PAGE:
Divided We Learn

Successfully replicating the Meyerhoff STEM scholars program

Study shows two universities have begun to match UMBC’s model of STEM achievement

minorities in stem

Freeman Hrabowski, the president of the University of Maryland, Baltimore County, shown in 2010, is a mathematician himself and co-founded the Meyerhoff Scholars Program to advance the achievements of underrepresented minority students in STEM fields. The UMBC program has been successfully replicated at the University of North Carolina and Penn State University, a new study shows.

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There’s a lack of diversity in science, technology, engineering and math programs at most colleges and universities, but the University of Maryland, Baltimore County may have cracked the code on a solution.

In 1989, UMBC launched the Meyerhoff Scholars Program to increase the number of black men with Ph.D.s in the STEM fields, through intense mentoring, financial aid, faculty support and professional development. It has since expanded to include women and anyone interested in increasing diversity in those fields – and has become a national model because of its demonstrated success.

Through the years, most of the underrepresented minorities among Meyerhoff scholars have finished their undergraduate degrees in science and engineering, and 76 percent of all Meyerhoff scholars have gone on to earn a graduate or professional degree; 300 alumni have a Ph.D.

But this is just one school’s success story – until now. In 2013, UMBC partnered with the University of North Carolina at Chapel Hill and Pennsylvania State University to replicate the Meyerhoff model. UNC created the Chancellor’s Science Scholars Program and Penn State launched the Millennium Scholars Program. The latter two programs have just five years of results, while Meyerhoff has nearly 30, but the results are promising. They are chronicled in a research paper that being published today in the journal Science.

Students must apply to be in Meyerhoff, and those accepted move through the program as a cohort, which can be as few as 20 students or as many as 60. They receive a four-year scholarship and participate in a six-week summer bridge program where they hone their math and science skills prior to freshman year. Once the school year begins, they receive personalized advising, counseling and mentoring. They also live together freshman year. During their undergraduate years, they are introduced to research opportunities and, with the help of Meyerhoff staff, get STEM internships. While many white students come through Meyerhoff, the program focuses on underrepresented minorities. Among alumni, 67 percent are black, 15 percent are Asian or Pacific Islander, and 3 percent are Latino.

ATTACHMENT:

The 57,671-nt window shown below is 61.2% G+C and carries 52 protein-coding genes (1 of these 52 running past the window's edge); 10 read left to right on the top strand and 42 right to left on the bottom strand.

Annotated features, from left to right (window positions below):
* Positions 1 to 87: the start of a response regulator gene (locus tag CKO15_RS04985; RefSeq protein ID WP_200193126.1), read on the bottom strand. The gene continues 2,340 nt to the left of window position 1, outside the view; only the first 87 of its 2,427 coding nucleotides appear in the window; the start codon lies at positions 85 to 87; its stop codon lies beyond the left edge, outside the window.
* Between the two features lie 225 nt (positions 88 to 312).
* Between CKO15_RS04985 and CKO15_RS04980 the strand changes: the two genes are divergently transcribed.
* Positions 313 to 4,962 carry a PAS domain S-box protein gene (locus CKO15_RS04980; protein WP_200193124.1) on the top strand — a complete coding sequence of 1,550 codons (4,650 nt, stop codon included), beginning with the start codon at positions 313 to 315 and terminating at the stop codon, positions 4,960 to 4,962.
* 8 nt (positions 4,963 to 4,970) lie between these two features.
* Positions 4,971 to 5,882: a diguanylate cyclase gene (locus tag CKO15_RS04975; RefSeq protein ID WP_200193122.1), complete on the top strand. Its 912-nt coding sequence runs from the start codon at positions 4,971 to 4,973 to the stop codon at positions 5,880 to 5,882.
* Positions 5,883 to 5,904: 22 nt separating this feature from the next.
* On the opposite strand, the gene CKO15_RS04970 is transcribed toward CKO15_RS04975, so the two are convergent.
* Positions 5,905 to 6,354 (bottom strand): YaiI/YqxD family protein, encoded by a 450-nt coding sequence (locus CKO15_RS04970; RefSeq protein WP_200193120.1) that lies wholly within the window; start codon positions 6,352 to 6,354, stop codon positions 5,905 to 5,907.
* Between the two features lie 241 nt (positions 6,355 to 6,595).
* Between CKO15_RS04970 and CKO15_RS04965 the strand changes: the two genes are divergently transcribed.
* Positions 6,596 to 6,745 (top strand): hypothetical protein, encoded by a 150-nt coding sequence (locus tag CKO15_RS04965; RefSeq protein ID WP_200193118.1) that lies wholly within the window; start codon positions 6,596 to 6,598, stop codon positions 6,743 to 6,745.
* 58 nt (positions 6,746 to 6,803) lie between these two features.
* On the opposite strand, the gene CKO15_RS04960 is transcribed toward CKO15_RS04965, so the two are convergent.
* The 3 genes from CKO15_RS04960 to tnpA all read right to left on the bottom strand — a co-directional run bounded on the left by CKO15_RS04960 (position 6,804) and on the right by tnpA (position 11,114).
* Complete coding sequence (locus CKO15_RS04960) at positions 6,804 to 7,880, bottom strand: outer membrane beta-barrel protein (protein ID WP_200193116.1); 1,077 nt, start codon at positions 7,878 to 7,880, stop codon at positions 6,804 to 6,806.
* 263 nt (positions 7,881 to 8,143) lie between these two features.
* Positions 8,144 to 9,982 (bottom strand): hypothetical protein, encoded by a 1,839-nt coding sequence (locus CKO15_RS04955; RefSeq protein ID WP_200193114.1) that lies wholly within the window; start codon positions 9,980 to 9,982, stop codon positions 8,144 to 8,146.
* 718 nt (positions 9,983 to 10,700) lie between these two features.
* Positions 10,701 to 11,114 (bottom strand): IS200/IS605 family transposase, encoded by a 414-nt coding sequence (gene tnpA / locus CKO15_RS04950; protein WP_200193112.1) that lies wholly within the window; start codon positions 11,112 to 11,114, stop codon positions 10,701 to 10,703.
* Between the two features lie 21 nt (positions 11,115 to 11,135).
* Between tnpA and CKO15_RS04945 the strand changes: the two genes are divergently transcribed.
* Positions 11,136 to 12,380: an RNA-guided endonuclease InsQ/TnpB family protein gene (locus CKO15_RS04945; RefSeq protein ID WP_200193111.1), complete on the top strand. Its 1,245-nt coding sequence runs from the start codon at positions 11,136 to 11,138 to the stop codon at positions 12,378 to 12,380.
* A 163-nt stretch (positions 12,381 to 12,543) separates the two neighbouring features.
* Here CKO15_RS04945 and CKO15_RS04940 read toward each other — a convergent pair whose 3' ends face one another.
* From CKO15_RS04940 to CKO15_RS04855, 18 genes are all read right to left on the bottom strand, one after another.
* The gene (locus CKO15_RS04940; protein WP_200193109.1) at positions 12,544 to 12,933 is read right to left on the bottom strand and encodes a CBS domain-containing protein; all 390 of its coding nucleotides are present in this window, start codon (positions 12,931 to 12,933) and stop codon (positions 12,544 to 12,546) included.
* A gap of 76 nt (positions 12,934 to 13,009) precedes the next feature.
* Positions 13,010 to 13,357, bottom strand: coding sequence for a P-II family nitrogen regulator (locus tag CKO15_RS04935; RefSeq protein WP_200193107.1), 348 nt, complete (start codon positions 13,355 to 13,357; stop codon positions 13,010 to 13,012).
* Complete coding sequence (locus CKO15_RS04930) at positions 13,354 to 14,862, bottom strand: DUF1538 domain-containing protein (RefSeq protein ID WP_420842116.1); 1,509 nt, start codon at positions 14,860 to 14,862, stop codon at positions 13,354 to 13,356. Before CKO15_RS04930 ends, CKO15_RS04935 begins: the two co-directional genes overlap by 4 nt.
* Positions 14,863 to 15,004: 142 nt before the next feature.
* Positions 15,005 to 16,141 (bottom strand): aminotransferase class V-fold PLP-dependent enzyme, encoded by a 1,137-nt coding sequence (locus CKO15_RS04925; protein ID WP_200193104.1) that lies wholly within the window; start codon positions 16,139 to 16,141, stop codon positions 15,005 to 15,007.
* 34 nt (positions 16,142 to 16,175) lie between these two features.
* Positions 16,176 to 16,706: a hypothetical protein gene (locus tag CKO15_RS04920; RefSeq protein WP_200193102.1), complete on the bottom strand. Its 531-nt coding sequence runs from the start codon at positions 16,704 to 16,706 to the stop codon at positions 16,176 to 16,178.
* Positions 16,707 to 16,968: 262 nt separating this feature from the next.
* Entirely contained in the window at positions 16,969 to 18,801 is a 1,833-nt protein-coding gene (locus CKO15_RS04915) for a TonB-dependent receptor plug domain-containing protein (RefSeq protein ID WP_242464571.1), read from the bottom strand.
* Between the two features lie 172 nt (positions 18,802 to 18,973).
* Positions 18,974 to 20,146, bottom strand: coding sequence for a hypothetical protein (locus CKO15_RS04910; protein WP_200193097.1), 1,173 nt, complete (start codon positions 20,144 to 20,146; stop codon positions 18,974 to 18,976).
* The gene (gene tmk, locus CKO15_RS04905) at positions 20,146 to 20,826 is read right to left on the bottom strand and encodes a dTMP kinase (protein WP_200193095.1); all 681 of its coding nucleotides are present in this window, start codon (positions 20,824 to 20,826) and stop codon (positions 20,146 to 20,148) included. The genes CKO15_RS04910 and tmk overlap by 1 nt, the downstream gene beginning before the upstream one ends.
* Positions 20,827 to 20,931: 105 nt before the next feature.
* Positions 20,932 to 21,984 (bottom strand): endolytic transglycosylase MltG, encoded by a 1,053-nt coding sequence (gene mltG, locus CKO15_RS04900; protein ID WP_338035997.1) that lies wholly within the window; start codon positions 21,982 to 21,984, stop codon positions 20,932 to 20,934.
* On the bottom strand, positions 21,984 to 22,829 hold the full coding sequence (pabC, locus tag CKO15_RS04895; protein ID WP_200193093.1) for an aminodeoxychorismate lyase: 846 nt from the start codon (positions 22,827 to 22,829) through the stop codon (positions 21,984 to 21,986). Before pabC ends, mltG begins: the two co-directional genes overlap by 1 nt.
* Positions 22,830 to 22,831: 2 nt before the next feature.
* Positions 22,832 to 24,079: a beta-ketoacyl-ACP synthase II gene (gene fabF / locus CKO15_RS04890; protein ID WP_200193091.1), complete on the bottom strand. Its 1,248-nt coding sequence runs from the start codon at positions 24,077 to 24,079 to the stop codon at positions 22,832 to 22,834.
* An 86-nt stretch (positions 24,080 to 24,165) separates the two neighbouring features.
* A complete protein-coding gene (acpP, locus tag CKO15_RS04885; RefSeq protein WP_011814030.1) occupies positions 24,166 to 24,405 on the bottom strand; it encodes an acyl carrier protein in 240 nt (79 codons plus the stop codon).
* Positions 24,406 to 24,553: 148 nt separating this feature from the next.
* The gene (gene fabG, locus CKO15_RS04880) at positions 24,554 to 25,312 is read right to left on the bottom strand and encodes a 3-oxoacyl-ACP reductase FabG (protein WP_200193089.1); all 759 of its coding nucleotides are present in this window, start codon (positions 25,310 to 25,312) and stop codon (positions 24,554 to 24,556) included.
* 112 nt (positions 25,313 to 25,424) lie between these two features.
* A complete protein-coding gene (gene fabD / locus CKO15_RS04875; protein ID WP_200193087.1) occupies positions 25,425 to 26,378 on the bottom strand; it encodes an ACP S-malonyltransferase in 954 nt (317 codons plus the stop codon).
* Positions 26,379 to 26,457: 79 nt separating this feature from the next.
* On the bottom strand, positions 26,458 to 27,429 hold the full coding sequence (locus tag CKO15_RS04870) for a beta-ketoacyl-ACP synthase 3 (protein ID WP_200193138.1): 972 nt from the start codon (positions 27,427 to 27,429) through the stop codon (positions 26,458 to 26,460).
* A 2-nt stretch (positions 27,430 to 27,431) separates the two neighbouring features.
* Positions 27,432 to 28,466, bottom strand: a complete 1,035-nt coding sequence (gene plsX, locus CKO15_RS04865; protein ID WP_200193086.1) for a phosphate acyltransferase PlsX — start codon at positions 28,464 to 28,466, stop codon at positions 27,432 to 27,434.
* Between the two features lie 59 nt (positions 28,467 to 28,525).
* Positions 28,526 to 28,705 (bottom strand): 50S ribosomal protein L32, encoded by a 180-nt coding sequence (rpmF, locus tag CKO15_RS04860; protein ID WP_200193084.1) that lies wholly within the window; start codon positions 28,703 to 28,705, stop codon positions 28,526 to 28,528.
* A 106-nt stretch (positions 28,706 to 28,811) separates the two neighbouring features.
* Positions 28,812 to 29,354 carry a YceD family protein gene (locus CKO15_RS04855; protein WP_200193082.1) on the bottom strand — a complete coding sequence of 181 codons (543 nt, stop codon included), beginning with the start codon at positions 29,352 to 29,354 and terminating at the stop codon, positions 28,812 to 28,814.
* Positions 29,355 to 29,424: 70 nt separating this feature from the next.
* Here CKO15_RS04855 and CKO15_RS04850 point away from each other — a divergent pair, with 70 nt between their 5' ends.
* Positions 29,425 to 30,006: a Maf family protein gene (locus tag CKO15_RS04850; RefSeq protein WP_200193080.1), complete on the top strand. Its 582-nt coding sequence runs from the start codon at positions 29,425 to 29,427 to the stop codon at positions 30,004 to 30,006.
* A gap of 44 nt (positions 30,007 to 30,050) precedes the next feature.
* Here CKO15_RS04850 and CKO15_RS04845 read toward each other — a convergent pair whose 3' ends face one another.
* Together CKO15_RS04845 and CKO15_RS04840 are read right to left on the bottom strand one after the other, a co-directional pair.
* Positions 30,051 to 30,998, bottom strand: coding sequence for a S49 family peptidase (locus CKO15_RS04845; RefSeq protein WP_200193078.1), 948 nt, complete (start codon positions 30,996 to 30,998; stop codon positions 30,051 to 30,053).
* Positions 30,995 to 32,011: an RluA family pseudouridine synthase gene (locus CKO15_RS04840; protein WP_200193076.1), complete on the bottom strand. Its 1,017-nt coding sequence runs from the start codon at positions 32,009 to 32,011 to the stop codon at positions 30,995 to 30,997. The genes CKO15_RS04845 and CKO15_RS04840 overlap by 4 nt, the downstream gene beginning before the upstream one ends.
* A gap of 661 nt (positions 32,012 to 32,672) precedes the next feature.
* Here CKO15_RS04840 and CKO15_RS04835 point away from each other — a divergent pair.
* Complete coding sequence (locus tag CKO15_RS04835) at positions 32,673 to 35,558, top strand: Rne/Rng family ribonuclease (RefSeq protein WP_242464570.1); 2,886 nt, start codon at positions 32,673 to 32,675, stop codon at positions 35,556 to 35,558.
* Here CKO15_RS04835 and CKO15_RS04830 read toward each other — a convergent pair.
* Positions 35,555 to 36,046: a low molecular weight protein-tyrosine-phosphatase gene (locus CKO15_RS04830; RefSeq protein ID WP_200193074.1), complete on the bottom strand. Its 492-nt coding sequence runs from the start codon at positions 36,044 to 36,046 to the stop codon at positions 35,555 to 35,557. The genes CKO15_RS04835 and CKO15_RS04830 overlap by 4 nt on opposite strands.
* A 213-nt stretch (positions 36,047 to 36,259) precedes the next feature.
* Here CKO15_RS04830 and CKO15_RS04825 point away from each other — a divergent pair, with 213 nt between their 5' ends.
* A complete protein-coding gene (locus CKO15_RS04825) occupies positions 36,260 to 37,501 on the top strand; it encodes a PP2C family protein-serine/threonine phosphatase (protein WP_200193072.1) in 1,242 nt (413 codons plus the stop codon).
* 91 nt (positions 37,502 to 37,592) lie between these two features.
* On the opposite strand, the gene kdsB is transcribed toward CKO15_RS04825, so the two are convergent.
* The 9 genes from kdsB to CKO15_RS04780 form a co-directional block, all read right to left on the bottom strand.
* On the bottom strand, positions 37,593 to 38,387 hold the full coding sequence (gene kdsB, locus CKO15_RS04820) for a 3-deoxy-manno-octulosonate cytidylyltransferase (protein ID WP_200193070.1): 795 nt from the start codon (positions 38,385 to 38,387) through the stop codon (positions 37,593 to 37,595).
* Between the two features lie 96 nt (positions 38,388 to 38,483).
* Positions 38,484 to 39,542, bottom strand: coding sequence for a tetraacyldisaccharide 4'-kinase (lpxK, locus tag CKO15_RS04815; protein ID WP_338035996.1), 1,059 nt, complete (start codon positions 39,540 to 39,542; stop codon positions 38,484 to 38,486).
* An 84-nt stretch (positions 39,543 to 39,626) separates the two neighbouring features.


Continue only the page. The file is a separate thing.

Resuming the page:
In preparation for their own programs, faculty members and administrators from the University of North Carolina and Penn State trained for weeks with UMBC staff and attended some parts of UMBC’s summer bridge session. Penn State and UNC each admits a certain number of students, around 30 or 40, based on various criteria such as essays on their personal interests in a STEM career, grade point averages and stellar scores on standardized tests. At UNC, for example, many students have above a 600 on the math portion of the SAT, in which the highest score is 800.

Related: Five things American colleges need to do to help black and Latino students

Just like the students at UMBC, Penn State and UNC students participate in a summer bridge program to brush up on skills and bond with their cohort. Scholars also receive merit awards to offset the cost of tuition and fees, plus mentoring, professional development workshops, and guidance and encouragement with pursuing research opportunities as undergraduates.

The four-year graduation rate of the first cohort at each school is higher than Meyerhoff’s first cohort was, wrote the paper’s authors, who included program leaders at each of the three institutions. At UNC, 67 percent graduated in four years, and at Penn State, 80 percent graduated in that time. For the first set of Meyerhoff scholars, 31 percent graduated in four years, although now the four-year graduation rate at UMBC for these students is 72 percent.